December 5, 2011

The Traditions Of Christmas by Montserrat Wadsworth

Our family loves musicals so it will come as no surprise that one of our favorites is Fiddler on the Roof. We have nine children the first six of whom are girls. While we were in the thick of having just girls my husband could very easily relate with Tevye. (He also does a very impressive Tevye but that's beside the point). The whole theme of Fiddler on the Roof has to do with one word.


"Because of our traditions, we've kept our balance for many, many years. Here in Anatevka, we have traditions for everything... How to sleep, how to eat... how to work... how to wear clothes. For instance, we always keep our heads covered, and always wear a little prayer shawl that shows our constant devotion to God. You may ask, "How did this tradition get started?" I'll tell you! . . . . I don't know. But it's a tradition... and because of our traditions... Every one of us knows who he is and what God expects him to do."

There are many traditions that surround the celebration of Christmas. Many of them, while they may in and of themselves be good, can distract us from what we are truly celebrating, the miraculous birth of our Lord and Savior, Jesus Christ. From the beginning of our marriage, and I mean the very beginning as we were married on December 20, my husband and I decided we would try to establish only those traditions that would point our family to Christ.

 Tradition #1: No Santa. I think this one is the hardest for other people to accept. "What?! How can you deny your children the magic and joy of Santa?"  We don't need the magic and joy of a fictitious figure when we can have the pure love and joy and hope of The One from whence all love and joy and hope flows. We have taught our children to be Christ's helpers, not Santa's helpers, upon the earth.

Nativity globe

Tradition #2: Three Gifts. Just as the Christ child received three gifts from the Wise Men each of our children receives three gifts. (Of course they also receive gifts from grandparents and friends but from our immediate family the number is three.) Two come from mom and dad and the third comes from the sibling gift exchange. Those sibling gifts are always homemade. It is so delightful to help them as they secretly scheme and plan, sew and build the perfect gift for one another.

 Tradition #3: Service for Others.  One year when I was a child our family received a very memorable Christmas surprise. We try to do them same for another family with our children each year. Our whole family is definitely part of the planning, coming up with ideas of what types of service to do and for whom. Children are very sensitive to the needs of others. Many times they have seen a need we overlooked. This is one of our favorite traditions! Again, it is because we are trying to be Christ's helpers, not Santa's helpers.

 Tradition #4: Christmas School. Because we homeschool we are able to plan our schooling around our needs. We actually have no school for the whole month of December. But because we do need to fill up our days with good things to avoid being lazy we do Christmas school. This consists of some type of unit study where we learn about different aspects of Christmas. We have studied Christmas hymns, the symbols of Christmas, and our favorite that we return to year after year no matter what else we are studying , the names of Christ.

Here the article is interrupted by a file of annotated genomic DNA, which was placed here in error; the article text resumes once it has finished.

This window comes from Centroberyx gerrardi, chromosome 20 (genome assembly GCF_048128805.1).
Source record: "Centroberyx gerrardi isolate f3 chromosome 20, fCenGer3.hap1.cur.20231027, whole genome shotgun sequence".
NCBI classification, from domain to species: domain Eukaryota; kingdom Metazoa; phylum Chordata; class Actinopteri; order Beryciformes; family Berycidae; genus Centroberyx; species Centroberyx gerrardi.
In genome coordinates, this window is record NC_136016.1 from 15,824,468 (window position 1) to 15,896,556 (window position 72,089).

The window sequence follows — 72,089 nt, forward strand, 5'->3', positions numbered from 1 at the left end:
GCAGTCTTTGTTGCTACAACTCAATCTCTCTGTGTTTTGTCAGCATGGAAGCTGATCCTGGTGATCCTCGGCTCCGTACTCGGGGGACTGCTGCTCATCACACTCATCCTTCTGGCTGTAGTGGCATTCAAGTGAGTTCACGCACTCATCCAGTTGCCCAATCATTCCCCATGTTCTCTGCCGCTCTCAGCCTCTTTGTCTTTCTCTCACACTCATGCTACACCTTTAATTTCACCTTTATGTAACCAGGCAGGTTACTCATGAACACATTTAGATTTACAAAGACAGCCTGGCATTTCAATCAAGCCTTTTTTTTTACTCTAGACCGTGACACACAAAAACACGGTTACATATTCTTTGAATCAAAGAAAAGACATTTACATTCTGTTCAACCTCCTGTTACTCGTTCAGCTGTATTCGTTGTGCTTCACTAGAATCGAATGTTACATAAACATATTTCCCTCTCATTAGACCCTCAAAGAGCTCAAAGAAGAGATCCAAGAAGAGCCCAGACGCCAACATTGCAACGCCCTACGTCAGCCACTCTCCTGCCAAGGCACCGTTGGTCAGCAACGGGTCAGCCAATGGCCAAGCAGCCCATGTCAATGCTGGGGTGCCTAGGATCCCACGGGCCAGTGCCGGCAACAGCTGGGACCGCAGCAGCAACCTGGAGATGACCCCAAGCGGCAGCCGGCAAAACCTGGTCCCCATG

Mary's Heart by Liz Lemon Swindle

Tradition #5: The Living Christ. This one is actually a new tradition that was started last year. As a gift to my husband we, meaning the children and I, memorized The Living Christ. We started in September going over a line or two each day. Christmas morning dawned. My husband called on our oldest to open one gift first (another tradition) but instead of opening her gift she told him she had a gift for him. We all stood and recited The Living Christ, even the six year old had it completely memorized. The look on my husband's face - of shock, then love, then gratitude - was priceless. It was such a sacred experience none of us felt like opening any gifts for at least an hour afterward. We just sat and talked and visited and enjoyed our family and the love of Christ that permeated our home. The children suggested we start every Christmas morning from then on by reciting The Living Christ. This year with Christmas on Sunday, the children were the ones to suggest that all we do before church is recite The Living Christ then wait to open our gifts after church. 

And that is our whole purpose of having Christ centered traditions. So our children can recognize the love of Christ in their lives and help to spread that love to others.


Montserrat blogs over at Chocolate On My Cranium

She is the active, homeschooling, amazing and talented, keep it all together, mother of 9 {NINE} children. 

Her family nicknames include: 

Cookie (6), Bon Bon (15), Fudge (8), Truffle (10), Brownie (12), Special Dark (4), Mr. Ferrero Rocher, Ganache (2 months), Semisweet (14), Hershey (2), Cocoa (me)

And when she sends you an email, her signature reads: 
Chocolate is cheaper than therapy and you don't need an appointment.

Please make sure to stop by and give her a visit. I adore her, and you will too.


Abby said...

I love The Living Christ tradition, what an amazing and powerful way to bring Christ into Christmas. Thanks so much for sharing your family's beautiful traditions.

Christina said...

The YW in my mom's ward are memorizing The Living Christ before Christmas. It's such a powerful message!

AllisonK said...

I'm with you on the no Santa. It's been the best thing that ever happened to our family! Love the living Christ tradition. Great post Montse!

Cellista said...

Beautiful post Montse!! I'm also with you on #1. You put it so succinctly. We simply don't need Santa. Christ provides us with enough love and joy and hope. And he's REAL!

Curls said...

Lovely traditions, thanks for sharing them!